Based on Saturday’s showing, it seems the voters were onto something.

“I feel like I executed the game plan where the coaches were satisfied with it,” Eason said. “The end result I’m happy with. Now we’ll go digest that, go through it tomorrow, correct anything we did wrong and get ready for (next week’s opponent) Cal.”

Eason was far more than just satisfactory. He showed just about everything one could hope from a quarterback. He threw the long ball, hitting Baccellia in stride for the touchdown that made it 14-0 and just missing Aaron Fuller on a 60-plus yard pass that drew oohs and aahs from the Husky Stadium crowd. He made throws moving both to his left and his right, rolling out right to hit Fuller on a 14-yard completion and spinning away from pressure to complete a 28-yarder across his body to Hunter Bryant when moving left. He showed the arm strength to complete the out pattern to the long side of the field, and he showed the willingness to stand in the pocket and take a hit while making a throw.

But perhaps the most important thing Eason showed was judgment. No one questioned whether Eason had the physical tools. The question was whether he had the maturity and poise to be an elite college quarterback. That was fully on display early in the game when he was looking deep, saw no one open, and checked down to Salvon Ahmed for a simple 9-yard gain.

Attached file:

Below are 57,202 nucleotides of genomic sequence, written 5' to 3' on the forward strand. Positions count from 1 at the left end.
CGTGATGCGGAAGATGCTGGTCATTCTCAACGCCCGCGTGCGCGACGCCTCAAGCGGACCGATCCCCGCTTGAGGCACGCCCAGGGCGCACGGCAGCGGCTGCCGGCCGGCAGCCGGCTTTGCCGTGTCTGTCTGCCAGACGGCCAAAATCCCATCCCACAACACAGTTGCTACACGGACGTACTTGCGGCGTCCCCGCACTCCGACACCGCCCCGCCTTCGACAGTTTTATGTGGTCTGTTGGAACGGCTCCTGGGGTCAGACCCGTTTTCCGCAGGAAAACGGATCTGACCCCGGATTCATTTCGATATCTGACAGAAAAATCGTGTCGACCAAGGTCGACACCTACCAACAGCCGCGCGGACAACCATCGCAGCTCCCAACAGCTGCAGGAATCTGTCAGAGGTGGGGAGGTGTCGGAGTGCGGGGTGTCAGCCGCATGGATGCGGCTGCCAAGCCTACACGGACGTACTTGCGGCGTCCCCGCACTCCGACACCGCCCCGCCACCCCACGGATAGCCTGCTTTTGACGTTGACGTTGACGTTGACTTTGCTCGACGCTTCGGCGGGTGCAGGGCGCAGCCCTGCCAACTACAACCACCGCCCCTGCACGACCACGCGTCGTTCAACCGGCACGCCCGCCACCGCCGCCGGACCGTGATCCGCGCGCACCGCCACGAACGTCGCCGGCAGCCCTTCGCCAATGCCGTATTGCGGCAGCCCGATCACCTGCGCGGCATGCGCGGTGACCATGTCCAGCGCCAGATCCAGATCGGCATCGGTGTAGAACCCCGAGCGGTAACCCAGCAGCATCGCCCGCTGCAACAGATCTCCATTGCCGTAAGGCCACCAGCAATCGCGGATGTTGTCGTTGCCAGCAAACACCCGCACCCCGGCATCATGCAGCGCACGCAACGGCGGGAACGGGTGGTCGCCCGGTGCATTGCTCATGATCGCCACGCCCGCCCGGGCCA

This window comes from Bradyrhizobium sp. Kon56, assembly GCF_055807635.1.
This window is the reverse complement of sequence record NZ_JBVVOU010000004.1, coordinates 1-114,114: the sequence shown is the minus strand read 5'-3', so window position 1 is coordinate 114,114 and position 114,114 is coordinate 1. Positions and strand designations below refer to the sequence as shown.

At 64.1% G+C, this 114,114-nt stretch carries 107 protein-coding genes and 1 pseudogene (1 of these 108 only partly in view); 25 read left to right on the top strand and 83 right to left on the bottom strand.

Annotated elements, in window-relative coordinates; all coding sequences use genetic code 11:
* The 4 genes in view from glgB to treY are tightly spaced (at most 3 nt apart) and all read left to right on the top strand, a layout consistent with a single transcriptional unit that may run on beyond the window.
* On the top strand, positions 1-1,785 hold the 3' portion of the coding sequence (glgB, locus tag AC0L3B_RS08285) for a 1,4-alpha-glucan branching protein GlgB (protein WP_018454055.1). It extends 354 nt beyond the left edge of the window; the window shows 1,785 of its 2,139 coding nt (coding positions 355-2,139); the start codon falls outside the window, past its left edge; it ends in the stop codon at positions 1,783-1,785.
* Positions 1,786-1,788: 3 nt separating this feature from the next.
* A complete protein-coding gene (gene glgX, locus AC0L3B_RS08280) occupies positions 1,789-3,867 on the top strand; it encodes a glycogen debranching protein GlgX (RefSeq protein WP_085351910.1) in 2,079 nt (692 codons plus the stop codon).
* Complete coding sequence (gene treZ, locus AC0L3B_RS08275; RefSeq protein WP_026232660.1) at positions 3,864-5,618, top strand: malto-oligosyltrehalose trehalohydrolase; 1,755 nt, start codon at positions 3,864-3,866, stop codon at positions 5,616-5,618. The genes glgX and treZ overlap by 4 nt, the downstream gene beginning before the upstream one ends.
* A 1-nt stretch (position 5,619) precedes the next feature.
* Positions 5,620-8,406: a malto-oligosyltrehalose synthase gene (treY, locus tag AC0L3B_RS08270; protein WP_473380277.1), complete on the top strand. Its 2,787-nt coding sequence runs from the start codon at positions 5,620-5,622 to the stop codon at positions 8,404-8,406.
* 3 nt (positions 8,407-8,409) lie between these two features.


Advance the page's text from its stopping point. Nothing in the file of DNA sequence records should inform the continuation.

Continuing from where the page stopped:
“Once the ball is snapped it’s football, it’s a game, that’s what my dad always said,” said Eason, who added that he didn’t feel any nerves in making his first start for Washington. “You just try to stay even-keeled, if you get too jittery as a quarterback you get flustered and overthrow some balls. You just try to take it all in, but realize it’s a game, you’re out the to have fun.”

Eason mentioned his dad, and one of the things he appreciated most about his debut was that his family was there to see it.

“My mom, dad and brother were there,” Eason said. “My sister unfortunately is in Denver doing volleyball with Seattle U., she might have watched it on the Pac-12 Network. Having them 45 minutes away is great because I know how much they care and how much they put into this to get me to this point. So having them out every game is going to be awesome.”

On Washington’s opening touchdown, Eason split out wide right in the wildcat formation as running back Richard Newton took the direct snap and raced up the middle 23 yards, giving the Huskies the lead just 4 minutes, 38 seconds into the game. The first one to arrive in the end zone to celebrate with Newton? None other than Eason.

And if Saturday’s performance was any kind of indication, Eason and the Huskies will be doing their share of celebrating all throughout the season.

Follow Nick Patterson on Twitter at @NickHPatterson.